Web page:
Samuel Rowbotham Documents the Problems of “Spherical Southern Hemisphere Model” Navigation

“Surprise at the frequency and the sadness of such losses will naturally subside when it is seen that the degrees of longitude beyond the equatorial region gradually increase with the southern latitude [On the Flat Earth Model. – DS]. A false hypothesis, a merely supposed sphericity of the earth and of gradually diminishing lines of longitude on each side of the equator is the true cause of the greater number of these sad catastrophes which have so often startled and appalled the public mind. To this fallacious doctrine of rotundity may be traced not only the source of these terrible losses and .sufferings, but also of the fact that mariners are unable to see the true cause of the disasters, and are therefore unable to benefit by experience, and to guard against them in future voyages. They have been led to attribute all the fearful dangers of southern waters to imaginary causes, the chief of which is the prevalence of direct and counter currents. One of the most common peculiarities in these regions is the almost constant confusion in the “reckoning;” as will be seen by the following quotations:–

“We found ourselves every day from 12 to 16 miles by observation in advance of our reckoning.” 3

p. 260

“By our observations at noon we found ourselves 58 miles to the eastward of our reckoning in two days. ” 1

“February 11th, 1822, at noon, in latitude 65.53. S. our chronometers gave 44 miles more westing than the log in three days. On 22nd of April (1822), in latitude 54.16. S. our longitude by chronometers was 46.49, and by D.R. (dead reckoning) 47° 11´: On 2nd May (1822), at noon, in latitude 53.46. S., our longitude by chronometers was 59° 27´, and by D.R. 61° 6´. October 14th, in latitude 58.6, longitude by chronometers 62° 46´, by account 65° 24´. In latitude 59.7. S., longitude by chronometers was 63° 28´, by account 66° 42´. In latitude 61.49. S., longitude by chronometers was 61° 53´, by account 66° 38´.” 2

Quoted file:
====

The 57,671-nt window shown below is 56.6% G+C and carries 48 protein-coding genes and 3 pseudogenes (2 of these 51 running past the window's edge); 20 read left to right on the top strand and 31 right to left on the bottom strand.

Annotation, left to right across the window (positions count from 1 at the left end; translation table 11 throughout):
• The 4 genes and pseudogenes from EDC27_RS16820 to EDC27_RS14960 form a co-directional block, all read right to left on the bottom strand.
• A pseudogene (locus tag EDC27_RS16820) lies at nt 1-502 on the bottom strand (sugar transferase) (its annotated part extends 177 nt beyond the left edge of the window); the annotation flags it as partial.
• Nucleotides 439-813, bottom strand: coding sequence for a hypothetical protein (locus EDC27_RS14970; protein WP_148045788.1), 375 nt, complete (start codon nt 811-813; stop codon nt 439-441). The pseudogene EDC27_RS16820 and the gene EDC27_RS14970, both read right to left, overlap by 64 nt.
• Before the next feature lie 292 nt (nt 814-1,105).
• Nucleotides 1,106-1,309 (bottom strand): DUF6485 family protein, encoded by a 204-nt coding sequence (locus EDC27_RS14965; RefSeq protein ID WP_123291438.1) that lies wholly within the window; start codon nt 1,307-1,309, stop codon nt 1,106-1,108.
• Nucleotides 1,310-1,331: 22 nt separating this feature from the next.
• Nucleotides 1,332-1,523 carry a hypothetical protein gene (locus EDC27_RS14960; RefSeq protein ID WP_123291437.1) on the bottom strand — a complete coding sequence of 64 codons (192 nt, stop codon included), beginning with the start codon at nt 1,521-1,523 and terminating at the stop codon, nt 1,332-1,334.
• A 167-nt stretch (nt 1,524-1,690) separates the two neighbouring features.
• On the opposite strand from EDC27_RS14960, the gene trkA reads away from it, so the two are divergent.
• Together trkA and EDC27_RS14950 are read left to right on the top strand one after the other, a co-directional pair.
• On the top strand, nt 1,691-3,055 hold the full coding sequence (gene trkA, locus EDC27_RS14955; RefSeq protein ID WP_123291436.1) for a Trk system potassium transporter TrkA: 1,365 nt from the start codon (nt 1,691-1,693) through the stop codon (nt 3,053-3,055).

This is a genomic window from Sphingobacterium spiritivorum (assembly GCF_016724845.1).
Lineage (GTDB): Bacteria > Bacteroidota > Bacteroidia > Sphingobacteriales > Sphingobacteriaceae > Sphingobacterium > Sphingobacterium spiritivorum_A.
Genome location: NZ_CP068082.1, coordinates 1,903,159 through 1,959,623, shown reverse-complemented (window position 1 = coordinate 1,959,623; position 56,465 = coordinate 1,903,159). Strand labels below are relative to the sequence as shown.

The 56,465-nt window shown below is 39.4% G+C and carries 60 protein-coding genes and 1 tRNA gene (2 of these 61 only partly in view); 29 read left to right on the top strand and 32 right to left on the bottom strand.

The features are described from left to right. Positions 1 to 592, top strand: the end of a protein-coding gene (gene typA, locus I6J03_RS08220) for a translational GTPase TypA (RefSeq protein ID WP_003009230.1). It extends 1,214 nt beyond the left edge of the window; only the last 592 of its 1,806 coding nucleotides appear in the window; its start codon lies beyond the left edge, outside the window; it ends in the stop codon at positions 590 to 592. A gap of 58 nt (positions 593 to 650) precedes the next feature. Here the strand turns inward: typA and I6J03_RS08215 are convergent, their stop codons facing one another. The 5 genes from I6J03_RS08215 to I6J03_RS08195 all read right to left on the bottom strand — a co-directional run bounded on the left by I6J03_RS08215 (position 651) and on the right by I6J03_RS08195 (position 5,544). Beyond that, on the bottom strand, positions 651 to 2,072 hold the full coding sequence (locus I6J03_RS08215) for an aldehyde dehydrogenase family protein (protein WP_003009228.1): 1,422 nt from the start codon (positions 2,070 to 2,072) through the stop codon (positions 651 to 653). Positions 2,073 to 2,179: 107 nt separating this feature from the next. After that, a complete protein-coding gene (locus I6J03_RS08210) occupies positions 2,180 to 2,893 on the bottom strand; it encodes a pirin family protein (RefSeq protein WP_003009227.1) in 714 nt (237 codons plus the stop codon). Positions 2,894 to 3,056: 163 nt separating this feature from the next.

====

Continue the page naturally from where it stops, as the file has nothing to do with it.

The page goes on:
The commander of the United States exploring expedition, Lieutenant Wilkes, in his narrative, says that in less than 18 hours he was 20 miles to the east of his reckoning in latitude 54° 20´ S. He gives other instances of the same phenomenon, and, in common with almost all other navigators and writers on the subject, attributes the differences between actual observation and theory to currents, the velocity of which, at latitude 57° 15´ S., amounted to 20 miles a day. 3 The commanders of these various expeditions were, of course, with their education and belief in the earth’s rotundity, unable to conceive of any other cause for the differences between log and chronometer results than the existence of currents. But one simple fact is entirely fatal to such an explanation, viz., that when the route taken is east or west the same results are experienced. The water of the southern region cannot be running

p. 261

in two opposite directions at the same time; and hence, although various local and variable currents have been noticed, they cannot be shown to be the cause of the discrepancies so generally observed in high southern latitudes between time and log results. The conclusion is one of necessity–is forced upon us by the sum of the evidence collected that the degrees of longitude in any given southern latitude are larger than the degrees in any latitude nearer to the northern centre; thus proving the already more than sufficiently demonstrated fact that the earth is a plane, having a northern centre, in relation to which degrees of latitude are concentric, and from which degrees of longitude are diverging lines, continually increasing in their distance from each other as they are prolonged towards the great glacial southern circumference…

259:3 “South Sea Voyages.” By Sir J. C. Ross, p. 96, vol. i.

260:1 “South Sea Voyages,” by Sir J. C. Ross, p. 27.

260:2 “Voyages towards the South Pole,” by Captain James Weddell.

260:3 “Condensed Navigation,” p. 130. Whittaker and Co., London.”

Zetetic Astronomy, by ‘Parallax’ (pseud. Samuel Birley Rowbotham), [1881]

The references can be found here: link




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